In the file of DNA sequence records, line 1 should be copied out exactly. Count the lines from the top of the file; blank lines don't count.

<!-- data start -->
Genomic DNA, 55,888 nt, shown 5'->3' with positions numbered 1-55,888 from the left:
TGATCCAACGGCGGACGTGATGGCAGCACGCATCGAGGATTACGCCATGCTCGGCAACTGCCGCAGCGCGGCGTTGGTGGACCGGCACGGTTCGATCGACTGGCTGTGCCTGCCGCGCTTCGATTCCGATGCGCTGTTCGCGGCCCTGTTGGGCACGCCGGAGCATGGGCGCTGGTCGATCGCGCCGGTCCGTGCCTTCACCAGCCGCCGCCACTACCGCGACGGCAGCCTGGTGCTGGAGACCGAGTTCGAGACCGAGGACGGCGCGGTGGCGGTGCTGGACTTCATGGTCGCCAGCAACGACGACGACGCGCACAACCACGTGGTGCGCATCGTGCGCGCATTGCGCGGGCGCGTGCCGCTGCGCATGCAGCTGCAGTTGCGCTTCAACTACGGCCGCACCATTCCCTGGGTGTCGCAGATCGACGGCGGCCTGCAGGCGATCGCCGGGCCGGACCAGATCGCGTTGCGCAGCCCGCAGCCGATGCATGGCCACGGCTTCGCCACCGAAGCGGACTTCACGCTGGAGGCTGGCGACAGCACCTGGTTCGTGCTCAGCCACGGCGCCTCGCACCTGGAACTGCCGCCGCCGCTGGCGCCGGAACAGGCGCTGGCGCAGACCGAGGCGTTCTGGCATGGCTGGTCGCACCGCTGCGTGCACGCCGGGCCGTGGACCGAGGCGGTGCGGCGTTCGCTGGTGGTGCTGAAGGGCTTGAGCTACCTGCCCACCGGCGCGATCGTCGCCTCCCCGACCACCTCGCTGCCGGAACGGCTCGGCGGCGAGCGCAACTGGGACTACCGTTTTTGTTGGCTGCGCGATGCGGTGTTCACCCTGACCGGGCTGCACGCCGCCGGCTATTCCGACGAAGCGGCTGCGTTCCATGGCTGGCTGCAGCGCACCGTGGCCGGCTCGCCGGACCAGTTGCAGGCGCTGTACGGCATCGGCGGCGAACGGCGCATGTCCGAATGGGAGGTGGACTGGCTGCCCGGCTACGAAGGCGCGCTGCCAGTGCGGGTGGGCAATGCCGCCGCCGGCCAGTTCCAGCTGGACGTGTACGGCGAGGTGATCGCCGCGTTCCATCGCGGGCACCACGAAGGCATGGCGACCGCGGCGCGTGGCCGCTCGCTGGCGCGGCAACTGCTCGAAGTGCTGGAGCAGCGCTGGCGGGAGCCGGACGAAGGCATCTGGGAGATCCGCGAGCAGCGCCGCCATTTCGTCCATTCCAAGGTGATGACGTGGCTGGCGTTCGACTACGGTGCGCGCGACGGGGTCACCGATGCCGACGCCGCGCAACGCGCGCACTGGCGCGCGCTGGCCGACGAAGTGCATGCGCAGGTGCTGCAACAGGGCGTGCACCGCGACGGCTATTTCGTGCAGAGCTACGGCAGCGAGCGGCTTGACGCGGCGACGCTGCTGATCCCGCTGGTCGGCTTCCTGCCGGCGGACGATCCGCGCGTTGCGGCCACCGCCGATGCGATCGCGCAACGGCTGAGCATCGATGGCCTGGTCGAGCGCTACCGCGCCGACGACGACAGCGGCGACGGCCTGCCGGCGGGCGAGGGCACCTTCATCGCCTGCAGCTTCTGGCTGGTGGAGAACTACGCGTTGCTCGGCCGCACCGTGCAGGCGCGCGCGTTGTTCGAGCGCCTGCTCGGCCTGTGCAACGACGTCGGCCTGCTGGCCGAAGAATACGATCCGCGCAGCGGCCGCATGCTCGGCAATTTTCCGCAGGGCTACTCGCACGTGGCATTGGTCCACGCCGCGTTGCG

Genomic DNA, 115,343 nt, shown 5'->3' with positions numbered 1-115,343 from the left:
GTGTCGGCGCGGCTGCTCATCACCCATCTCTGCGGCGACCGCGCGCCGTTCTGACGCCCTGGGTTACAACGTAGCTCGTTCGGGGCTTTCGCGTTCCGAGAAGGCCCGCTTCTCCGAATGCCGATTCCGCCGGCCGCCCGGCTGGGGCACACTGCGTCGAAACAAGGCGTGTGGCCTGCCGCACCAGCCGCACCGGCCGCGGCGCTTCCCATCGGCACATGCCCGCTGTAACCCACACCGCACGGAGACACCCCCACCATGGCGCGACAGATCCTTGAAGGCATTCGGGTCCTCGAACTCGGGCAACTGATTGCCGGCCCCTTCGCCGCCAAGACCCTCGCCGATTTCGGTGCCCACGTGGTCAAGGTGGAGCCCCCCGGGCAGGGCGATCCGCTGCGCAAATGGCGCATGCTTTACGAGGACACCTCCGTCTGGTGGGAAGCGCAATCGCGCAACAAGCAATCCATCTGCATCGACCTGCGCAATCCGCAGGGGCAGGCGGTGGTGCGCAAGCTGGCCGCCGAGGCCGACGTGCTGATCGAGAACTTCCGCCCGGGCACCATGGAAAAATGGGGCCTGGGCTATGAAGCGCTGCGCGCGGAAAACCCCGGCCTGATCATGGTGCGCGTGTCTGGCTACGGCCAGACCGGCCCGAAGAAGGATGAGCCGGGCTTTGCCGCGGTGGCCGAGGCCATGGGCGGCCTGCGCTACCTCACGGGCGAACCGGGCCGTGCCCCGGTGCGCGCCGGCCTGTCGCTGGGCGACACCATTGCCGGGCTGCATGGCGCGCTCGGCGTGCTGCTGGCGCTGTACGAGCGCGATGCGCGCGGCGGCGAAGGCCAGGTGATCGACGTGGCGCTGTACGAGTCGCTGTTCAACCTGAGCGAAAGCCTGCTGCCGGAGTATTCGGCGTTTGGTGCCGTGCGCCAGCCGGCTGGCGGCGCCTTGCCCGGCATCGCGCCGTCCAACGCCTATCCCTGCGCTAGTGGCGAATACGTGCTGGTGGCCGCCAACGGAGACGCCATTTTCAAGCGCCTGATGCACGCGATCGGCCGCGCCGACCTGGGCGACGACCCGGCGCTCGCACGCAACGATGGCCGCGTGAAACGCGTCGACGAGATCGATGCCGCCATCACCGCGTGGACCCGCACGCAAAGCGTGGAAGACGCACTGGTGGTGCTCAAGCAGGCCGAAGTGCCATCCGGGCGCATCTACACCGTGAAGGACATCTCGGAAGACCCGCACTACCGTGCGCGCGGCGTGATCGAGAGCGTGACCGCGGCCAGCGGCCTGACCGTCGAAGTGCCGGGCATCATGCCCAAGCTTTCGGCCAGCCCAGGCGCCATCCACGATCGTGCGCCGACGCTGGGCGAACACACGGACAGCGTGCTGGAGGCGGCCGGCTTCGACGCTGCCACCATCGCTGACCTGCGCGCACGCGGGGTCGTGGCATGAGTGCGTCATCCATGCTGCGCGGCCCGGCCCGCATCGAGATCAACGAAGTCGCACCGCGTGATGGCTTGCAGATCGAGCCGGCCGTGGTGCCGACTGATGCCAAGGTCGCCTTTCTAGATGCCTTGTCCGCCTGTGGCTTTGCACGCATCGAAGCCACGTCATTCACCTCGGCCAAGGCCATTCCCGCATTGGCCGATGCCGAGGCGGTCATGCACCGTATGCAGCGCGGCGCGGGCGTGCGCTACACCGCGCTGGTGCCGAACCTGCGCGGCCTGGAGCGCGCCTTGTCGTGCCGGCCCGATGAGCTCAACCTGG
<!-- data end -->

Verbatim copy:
Genomic DNA, 55,888 nt, shown 5'->3' with positions numbered 1-55,888 from the left: